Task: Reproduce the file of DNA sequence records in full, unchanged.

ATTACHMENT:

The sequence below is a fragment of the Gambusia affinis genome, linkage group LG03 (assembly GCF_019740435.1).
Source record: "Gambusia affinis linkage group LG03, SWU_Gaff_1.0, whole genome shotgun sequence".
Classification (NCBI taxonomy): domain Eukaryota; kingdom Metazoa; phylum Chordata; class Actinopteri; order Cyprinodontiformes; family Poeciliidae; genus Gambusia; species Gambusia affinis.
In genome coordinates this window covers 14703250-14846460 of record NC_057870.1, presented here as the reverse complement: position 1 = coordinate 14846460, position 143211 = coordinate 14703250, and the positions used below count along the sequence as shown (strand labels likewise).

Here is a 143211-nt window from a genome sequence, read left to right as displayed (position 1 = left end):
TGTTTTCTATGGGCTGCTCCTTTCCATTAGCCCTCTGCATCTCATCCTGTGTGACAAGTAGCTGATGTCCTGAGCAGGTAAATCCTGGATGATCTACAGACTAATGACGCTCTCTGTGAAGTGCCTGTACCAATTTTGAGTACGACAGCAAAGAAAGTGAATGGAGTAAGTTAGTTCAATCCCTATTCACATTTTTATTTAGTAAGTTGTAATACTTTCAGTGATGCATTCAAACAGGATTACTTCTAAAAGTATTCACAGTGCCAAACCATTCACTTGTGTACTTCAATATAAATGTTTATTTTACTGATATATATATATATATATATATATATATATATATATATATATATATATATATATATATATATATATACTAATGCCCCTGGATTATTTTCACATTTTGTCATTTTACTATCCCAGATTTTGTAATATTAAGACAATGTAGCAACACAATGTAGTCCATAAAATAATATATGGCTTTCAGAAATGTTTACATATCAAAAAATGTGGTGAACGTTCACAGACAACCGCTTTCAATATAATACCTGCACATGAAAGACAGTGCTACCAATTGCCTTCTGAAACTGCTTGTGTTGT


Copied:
The sequence below is a fragment of the Gambusia affinis genome, linkage group LG03 (assembly GCF_019740435.1).
Source record: "Gambusia affinis linkage group LG03, SWU_Gaff_1.0, whole genome shotgun sequence".
Classification (NCBI taxonomy): domain Eukaryota; kingdom Metazoa; phylum Chordata; class Actinopteri; order Cyprinodontiformes; family Poeciliidae; genus Gambusia; species Gambusia affinis.
In genome coordinates this window covers 14703250-14846460 of record NC_057870.1, presented here as the reverse complement: position 1 = coordinate 14846460, position 143211 = coordinate 14703250, and the positions used below count along the sequence as shown (strand labels likewise).

Here is a 143211-nt window from a genome sequence, read left to right as displayed (position 1 = left end):
TGTTTTCTATGGGCTGCTCCTTTCCATTAGCCCTCTGCATCTCATCCTGTGTGACAAGTAGCTGATGTCCTGAGCAGGTAAATCCTGGATGATCTACAGACTAATGACGCTCTCTGTGAAGTGCCTGTACCAATTTTGAGTACGACAGCAAAGAAAGTGAATGGAGTAAGTTAGTTCAATCCCTATTCACATTTTTATTTAGTAAGTTGTAATACTTTCAGTGATGCATTCAAACAGGATTACTTCTAAAAGTATTCACAGTGCCAAACCATTCACTTGTGTACTTCAATATAAATGTTTATTTTACTGATATATATATATATATATATATATATATATATATATATATATATATATATATATATATATATATATACTAATGCCCCTGGATTATTTTCACATTTTGTCATTTTACTATCCCAGATTTTGTAATATTAAGACAATGTAGCAACACAATGTAGTCCATAAAATAATATATGGCTTTCAGAAATGTTTACATATCAAAAAATGTGGTGAACGTTCACAGACAACCGCTTTCAATATAATACCTGCACATGAAAGACAGTGCTACCAATTGCCTTCTGAAACTGCTTGTGTTGT